Trumps and Putins and Erdogans and Kim Jong Uns have come and gone before – and taken very many with them. But they have always existed.

The powerful – and power – has always existed to protect and nurture itself. That appears the ineluctable way we tick. How we are wired.

It’s just that our tools have grown more sophisticated.

The stakes are higher, whilst we are still just the same as we ever were – our neurophysiology no more sophisticated than it was 100 or 900 years ago or more and our conflict management skills at the mercy of a biological system that was designed for flight from predators with teeth or fight against resource-competitors.

So, here we stand,  forever condemned to see things as we are. Not as they really are (thanks Nin). Prisoners of our own peculiar psychological and neurophysiological design.

——————————-

I end this with a peculiar sense of what feels like useless academic relief – tempered by fear.

Relief, mainly, that I am not going mad – that there is a certain congruence and comprehensibility or logicality about the world as it is.

Fear – that the machinery we have created could now obliterate us.

For the rest, I retain enough of my old, bumbling, reforming instinct – the same instinct that will propel me to the marches and protests – operating as a distraction but also an articulation of my hope.

Hope that we will not succumb to the whims of mad men.

*I don’t actually believe the shit about the ‘lizard’ brain – but couldn’t find a better metaphor for the fact that we are no different (biologically, neurologically etc) from our ancient ancestors.

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6 thoughts on “Catnip for our ancient lizard brains…

  1. Lizard is charitable really. I find people have a hard time not being dominated by their cockroach brains. I don’t know, though; still naively guessing these tools will ultimately help more than they hurt.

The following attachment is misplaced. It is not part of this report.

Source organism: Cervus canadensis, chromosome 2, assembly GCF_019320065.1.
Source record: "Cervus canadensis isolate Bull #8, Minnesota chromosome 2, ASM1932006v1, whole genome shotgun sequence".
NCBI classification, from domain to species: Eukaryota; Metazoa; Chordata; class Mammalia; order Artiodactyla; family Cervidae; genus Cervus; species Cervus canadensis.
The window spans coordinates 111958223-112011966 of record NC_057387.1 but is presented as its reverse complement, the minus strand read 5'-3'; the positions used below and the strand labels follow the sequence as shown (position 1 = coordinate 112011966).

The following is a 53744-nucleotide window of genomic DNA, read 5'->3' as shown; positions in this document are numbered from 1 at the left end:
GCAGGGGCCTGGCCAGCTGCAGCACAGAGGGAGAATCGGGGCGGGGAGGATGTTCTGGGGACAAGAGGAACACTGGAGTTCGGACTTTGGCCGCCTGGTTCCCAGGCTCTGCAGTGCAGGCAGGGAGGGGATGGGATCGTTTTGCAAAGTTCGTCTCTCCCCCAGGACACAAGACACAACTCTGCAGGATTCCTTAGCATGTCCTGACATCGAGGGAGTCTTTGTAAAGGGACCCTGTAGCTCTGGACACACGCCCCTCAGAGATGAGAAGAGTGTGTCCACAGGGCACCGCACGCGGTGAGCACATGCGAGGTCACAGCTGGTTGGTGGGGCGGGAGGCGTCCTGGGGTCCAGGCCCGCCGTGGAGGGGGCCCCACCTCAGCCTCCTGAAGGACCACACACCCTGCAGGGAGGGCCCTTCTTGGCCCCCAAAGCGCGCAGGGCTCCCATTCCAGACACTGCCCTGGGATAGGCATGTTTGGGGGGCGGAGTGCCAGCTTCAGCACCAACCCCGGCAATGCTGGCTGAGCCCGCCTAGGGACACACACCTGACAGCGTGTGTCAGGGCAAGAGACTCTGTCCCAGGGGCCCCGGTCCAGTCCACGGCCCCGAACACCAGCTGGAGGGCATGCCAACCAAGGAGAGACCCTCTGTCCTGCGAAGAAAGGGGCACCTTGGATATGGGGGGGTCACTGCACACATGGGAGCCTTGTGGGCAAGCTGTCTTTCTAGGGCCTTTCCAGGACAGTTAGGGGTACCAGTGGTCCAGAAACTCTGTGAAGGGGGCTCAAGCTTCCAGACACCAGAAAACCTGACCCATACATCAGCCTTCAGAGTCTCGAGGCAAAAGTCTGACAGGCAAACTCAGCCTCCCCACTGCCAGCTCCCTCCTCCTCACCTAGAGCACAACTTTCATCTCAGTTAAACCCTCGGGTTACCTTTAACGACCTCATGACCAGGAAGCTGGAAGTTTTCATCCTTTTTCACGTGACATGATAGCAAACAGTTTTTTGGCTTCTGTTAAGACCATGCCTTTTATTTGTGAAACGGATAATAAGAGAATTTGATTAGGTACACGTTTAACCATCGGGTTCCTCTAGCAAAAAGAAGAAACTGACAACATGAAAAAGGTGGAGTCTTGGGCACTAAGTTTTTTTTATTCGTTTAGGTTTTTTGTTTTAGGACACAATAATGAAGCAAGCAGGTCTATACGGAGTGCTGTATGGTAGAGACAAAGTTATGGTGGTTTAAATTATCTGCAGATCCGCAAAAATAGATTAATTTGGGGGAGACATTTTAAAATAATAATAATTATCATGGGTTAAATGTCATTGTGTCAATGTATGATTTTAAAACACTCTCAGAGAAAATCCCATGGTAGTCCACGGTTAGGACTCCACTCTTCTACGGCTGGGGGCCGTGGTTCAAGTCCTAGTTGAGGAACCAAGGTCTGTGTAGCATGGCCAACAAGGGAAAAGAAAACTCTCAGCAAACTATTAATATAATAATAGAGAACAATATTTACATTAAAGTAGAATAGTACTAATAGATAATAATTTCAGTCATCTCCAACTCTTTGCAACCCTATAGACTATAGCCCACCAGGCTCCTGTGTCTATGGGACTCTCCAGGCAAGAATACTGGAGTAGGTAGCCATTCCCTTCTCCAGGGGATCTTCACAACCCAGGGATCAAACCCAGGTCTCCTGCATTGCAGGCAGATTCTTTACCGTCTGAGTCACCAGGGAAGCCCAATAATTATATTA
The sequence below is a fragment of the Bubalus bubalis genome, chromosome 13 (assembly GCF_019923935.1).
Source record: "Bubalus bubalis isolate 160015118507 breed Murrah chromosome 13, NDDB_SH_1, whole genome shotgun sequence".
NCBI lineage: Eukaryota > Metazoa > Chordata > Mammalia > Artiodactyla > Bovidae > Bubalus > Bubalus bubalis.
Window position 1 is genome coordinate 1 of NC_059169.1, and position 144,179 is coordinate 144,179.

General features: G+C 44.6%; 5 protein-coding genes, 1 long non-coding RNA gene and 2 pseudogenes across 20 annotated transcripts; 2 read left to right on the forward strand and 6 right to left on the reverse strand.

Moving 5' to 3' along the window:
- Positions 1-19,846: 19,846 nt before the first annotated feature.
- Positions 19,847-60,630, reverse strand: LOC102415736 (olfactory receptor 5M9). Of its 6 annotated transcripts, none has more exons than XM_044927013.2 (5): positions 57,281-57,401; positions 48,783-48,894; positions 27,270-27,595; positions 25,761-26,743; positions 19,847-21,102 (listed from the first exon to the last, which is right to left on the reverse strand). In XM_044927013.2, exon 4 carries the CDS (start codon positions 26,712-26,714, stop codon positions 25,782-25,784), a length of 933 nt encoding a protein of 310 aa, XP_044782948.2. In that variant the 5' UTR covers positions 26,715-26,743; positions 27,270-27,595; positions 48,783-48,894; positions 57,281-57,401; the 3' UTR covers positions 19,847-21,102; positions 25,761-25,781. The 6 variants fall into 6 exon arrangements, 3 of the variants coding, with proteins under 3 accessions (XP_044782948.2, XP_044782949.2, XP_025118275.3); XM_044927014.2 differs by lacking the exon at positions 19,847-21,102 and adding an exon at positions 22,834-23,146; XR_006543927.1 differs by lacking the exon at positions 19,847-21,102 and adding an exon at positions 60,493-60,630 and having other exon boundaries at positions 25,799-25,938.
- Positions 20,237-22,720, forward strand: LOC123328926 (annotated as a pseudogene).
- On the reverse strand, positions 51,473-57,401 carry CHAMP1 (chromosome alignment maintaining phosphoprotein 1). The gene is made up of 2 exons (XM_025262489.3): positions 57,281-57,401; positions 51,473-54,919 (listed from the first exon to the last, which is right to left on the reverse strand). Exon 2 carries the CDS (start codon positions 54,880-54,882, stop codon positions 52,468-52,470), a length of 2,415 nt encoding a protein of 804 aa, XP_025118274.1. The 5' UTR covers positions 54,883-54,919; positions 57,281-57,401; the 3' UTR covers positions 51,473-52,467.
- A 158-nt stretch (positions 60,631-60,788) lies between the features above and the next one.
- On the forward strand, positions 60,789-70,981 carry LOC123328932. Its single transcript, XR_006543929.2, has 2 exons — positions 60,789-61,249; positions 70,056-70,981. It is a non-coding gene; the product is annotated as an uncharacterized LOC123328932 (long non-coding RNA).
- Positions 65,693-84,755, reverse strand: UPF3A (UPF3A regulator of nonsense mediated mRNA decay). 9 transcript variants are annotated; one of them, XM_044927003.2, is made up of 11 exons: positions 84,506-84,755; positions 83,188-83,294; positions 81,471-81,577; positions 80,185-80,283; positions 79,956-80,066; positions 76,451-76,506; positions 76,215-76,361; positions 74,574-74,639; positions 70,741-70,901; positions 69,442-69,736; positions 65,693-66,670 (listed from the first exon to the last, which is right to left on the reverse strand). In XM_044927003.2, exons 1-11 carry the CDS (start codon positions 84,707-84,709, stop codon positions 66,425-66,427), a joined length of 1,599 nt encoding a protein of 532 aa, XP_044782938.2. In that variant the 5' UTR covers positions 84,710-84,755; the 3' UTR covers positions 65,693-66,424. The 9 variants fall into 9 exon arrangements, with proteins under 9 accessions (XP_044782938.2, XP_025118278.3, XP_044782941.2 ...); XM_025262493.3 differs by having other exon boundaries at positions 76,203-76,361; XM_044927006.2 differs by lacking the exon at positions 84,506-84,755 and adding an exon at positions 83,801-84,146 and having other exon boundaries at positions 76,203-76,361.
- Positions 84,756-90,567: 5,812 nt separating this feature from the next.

• We are so incredibly unsophisticated. That’s what strikes me. That we genuinely are a bundle of irrational biases that are influenced heavily by whatever hormone or chemical is coursing through us at any given time.
      There’s fascinating research for example – attempting to explain how we make decisions (it was useful to me in relation to the mediation work I do). Oxytocin is hugely significant – and knowing that makes a difference to mediation success.
      We have created monstrous weapons but are just the same folk who threw spears…
      I

  2. Your last post depressed me but I followed it and, largely, understood it and agreed with it. This one depressed me because of its content but also because I had to stop and think too much. On a minor point I was depressed because if you are old then I am ancient (and I don’t even think of myself as old). After a second reading I came to the conclusion that you actually summed the whole situation up in the sentence “We have created monstrous weapons but are just the same folk who threw spears.” Ironically that statement probably has had validity for centuries – perhaps millenia.

    • Its a strange truth – my written efforts function in largest part as catharsis… I’m usually gravely concerned/depressed going into them – and I usually feel better (until the next time) having written the fear or whatnot down… 😀
      I’m just passing my monkeys onto my readers shoulders…
      Selfishness incarnate 😀

      Re age… There are times when I honestly feel ancient (just now for instance when I listen to the chatter of my young cousin and her first-time young mum pals – and I observe their unspoken dismissal of me or my experience of motherhood as out of date and therefore irrelevant 😀 ) – and other times when I feel brand new… I think feeling brand new is a skill – you’re better at being young than I am – you’ve certainly had more than a huge share of the heavy aged serious stuff of life.

  3. Tsk! Young lady you are far from old.
    Anyway who wishes to be like the young of today? The energy is worth having but not the music, ideas or fashion!

    You are right that nothing has changed, human nature remains the same as always, we are no different from 10,000 years ago, it is just that we think we are better than the ancients but we are unchanged. Only Jesus can change us but most refuse that as it’s to difficult.
    Don’t despair, just make your wee bit of the world a better place in even a small way. I’m sure you do.

    • I do try to make it better Tynecastle. 🙂
      I always liked Paul Eddington’s response when asked what he’d like his epitaph to be:
      Eddington said, “A journalist once asked me what I would like my epitaph to be and I said I think I would like it to be ‘He did very little harm’. And that’s not easy. Most people seem to me to do a great deal of harm. If I could be remembered as having done very little, that would suit me.”